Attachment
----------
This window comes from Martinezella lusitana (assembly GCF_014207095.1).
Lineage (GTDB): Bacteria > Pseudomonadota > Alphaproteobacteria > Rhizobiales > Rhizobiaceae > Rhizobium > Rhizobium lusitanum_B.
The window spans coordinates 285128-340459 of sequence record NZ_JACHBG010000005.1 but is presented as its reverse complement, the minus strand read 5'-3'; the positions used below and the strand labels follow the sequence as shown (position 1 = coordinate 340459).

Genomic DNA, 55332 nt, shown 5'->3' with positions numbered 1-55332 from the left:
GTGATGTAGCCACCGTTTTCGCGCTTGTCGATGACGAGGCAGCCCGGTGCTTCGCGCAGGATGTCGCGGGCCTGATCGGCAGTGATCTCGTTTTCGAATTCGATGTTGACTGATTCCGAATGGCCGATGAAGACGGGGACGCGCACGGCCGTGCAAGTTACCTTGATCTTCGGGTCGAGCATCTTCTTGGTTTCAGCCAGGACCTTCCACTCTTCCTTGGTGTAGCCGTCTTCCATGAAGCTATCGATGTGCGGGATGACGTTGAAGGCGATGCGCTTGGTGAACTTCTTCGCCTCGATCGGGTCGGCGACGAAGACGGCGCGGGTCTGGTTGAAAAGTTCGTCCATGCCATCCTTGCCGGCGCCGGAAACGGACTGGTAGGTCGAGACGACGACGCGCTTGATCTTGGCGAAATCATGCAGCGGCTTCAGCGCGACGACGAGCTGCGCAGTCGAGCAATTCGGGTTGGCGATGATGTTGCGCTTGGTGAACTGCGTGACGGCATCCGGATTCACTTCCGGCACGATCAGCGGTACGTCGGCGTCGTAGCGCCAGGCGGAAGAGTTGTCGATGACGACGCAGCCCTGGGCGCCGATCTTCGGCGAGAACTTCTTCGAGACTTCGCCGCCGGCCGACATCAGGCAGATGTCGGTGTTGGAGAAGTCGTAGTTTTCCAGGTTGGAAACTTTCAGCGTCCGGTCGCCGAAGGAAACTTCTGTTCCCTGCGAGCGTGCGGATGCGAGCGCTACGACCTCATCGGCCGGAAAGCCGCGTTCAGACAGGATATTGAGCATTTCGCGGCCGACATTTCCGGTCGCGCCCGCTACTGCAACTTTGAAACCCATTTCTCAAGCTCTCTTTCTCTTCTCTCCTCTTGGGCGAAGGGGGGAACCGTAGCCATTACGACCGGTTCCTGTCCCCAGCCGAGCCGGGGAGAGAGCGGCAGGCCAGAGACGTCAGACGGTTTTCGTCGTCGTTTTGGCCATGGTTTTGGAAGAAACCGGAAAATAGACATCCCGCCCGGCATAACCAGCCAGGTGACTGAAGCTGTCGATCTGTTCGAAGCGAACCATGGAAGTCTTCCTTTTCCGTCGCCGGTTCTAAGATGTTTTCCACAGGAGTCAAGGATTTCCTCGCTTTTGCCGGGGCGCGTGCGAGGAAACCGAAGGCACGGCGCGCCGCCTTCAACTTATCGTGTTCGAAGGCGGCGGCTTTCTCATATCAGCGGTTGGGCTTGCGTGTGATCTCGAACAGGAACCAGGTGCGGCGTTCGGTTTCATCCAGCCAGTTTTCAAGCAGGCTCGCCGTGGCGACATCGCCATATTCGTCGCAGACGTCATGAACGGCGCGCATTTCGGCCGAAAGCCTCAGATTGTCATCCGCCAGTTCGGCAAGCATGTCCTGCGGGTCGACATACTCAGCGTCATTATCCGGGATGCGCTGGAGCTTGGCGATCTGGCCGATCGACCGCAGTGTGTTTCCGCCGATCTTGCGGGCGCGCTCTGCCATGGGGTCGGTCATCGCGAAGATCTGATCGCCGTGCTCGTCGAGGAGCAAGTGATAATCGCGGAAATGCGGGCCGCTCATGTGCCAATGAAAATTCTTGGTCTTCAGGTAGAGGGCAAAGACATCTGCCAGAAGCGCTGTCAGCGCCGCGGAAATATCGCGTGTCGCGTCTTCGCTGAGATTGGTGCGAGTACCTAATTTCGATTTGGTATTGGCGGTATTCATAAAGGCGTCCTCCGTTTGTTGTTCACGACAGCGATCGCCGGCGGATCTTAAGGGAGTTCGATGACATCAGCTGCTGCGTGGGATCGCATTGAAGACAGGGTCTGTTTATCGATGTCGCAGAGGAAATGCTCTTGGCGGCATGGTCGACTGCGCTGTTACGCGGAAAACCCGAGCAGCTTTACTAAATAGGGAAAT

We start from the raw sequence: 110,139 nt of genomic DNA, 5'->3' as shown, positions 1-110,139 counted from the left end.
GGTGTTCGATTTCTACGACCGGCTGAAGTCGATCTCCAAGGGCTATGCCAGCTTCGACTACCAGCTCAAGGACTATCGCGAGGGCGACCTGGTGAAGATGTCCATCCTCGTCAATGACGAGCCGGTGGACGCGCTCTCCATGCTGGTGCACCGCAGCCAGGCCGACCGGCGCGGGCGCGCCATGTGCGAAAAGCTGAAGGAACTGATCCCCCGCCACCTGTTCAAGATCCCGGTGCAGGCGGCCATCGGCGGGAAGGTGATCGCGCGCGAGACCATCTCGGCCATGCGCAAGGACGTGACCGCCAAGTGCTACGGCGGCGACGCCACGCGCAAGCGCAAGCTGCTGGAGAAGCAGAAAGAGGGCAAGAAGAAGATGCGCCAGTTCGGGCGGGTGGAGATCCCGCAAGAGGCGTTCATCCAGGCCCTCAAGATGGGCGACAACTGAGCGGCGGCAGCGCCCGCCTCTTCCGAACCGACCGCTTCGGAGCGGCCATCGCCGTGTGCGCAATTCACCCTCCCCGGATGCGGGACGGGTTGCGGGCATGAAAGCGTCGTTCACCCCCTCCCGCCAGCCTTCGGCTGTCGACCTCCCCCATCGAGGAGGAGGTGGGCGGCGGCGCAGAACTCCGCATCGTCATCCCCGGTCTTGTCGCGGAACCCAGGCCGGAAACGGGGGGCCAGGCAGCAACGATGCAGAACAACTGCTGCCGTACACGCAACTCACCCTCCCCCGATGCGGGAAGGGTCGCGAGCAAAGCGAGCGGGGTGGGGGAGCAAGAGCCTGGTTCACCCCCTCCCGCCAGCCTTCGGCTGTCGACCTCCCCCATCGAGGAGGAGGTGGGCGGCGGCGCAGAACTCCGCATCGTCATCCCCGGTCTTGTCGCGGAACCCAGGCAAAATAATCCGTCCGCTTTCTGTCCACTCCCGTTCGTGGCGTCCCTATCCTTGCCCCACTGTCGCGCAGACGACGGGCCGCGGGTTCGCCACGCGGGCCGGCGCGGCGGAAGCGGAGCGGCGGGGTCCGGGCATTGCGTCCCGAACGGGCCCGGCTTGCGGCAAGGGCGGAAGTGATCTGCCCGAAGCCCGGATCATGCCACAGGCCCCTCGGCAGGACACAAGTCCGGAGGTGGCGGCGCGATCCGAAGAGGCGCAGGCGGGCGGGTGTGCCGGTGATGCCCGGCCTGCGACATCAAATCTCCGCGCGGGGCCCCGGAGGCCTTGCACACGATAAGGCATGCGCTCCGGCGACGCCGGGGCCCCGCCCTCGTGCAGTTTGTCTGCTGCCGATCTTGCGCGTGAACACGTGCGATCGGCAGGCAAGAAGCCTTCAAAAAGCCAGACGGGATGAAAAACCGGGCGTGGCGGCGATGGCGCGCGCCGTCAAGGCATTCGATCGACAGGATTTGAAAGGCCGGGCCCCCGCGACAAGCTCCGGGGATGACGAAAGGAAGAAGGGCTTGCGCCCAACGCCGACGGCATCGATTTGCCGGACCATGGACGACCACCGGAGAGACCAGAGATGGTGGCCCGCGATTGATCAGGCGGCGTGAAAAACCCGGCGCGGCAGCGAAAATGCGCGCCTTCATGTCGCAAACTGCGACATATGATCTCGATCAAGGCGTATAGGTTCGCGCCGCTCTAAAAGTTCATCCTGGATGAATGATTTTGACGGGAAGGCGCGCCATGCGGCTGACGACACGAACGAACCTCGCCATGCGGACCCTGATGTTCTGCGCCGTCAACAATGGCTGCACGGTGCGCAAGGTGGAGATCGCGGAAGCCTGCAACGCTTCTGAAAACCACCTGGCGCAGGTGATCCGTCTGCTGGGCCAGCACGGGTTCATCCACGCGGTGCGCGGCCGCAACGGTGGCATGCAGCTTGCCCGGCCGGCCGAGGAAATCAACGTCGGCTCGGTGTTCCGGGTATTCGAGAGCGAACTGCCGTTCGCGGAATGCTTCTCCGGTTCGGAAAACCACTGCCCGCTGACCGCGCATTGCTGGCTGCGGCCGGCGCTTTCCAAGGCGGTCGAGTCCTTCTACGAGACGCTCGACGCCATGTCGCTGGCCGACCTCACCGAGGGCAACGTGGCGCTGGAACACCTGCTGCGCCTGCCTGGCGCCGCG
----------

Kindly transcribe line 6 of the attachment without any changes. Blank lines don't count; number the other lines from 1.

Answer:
We start from the raw sequence: 110,139 nt of genomic DNA, 5'->3' as shown, positions 1-110,139 counted from the left end.